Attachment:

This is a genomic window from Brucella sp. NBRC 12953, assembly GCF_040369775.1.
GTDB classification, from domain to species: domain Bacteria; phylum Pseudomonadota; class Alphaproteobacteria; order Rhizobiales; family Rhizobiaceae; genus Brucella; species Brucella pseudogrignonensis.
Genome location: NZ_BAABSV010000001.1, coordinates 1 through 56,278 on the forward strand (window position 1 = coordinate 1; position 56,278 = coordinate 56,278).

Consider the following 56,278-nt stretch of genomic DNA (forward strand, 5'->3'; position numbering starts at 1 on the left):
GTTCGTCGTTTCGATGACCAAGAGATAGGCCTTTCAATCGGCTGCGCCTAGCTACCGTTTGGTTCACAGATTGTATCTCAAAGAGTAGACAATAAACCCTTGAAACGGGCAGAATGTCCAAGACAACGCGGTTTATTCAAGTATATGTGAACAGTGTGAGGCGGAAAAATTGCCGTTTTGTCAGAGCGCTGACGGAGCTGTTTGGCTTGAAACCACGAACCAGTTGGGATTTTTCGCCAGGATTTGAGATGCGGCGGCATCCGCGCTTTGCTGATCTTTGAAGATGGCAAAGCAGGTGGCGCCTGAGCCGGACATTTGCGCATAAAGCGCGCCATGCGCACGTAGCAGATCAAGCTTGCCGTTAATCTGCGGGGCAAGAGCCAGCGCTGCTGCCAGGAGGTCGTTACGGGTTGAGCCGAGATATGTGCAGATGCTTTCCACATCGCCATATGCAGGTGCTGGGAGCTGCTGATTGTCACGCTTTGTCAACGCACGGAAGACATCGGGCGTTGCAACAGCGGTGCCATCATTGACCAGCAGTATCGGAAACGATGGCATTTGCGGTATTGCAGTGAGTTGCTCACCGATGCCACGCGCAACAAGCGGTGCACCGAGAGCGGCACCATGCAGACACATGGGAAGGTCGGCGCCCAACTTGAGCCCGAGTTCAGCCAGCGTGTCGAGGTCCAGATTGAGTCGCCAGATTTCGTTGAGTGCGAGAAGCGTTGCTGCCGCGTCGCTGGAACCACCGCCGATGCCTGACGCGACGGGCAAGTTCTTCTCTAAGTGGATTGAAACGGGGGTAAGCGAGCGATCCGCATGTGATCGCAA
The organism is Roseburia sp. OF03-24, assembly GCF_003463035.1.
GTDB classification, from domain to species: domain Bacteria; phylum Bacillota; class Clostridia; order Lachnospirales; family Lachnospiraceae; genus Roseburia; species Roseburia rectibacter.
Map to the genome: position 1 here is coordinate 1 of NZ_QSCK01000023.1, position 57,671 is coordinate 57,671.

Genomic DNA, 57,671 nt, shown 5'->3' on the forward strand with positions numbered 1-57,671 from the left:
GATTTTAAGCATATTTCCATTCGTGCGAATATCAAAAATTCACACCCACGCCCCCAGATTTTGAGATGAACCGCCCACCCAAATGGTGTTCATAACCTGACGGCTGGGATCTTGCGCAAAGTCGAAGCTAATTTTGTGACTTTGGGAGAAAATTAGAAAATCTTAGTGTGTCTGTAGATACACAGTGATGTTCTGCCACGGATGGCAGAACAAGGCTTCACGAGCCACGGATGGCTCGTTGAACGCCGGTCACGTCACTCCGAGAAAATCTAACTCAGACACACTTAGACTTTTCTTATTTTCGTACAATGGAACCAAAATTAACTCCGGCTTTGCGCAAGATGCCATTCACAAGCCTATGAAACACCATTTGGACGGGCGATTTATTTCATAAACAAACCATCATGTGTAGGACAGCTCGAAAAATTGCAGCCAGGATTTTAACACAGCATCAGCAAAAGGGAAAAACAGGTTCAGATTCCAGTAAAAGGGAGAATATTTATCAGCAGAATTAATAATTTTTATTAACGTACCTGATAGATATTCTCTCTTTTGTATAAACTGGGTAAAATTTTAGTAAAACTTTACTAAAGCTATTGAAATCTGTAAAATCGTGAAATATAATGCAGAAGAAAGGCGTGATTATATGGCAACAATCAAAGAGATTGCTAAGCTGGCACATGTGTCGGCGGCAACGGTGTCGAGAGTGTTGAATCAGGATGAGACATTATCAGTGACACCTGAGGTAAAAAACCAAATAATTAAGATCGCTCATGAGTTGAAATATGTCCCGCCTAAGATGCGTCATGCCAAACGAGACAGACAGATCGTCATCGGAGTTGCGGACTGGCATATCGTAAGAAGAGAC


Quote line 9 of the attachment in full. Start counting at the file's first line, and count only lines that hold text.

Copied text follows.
Genomic DNA, 57,671 nt, shown 5'->3' on the forward strand with positions numbered 1-57,671 from the left: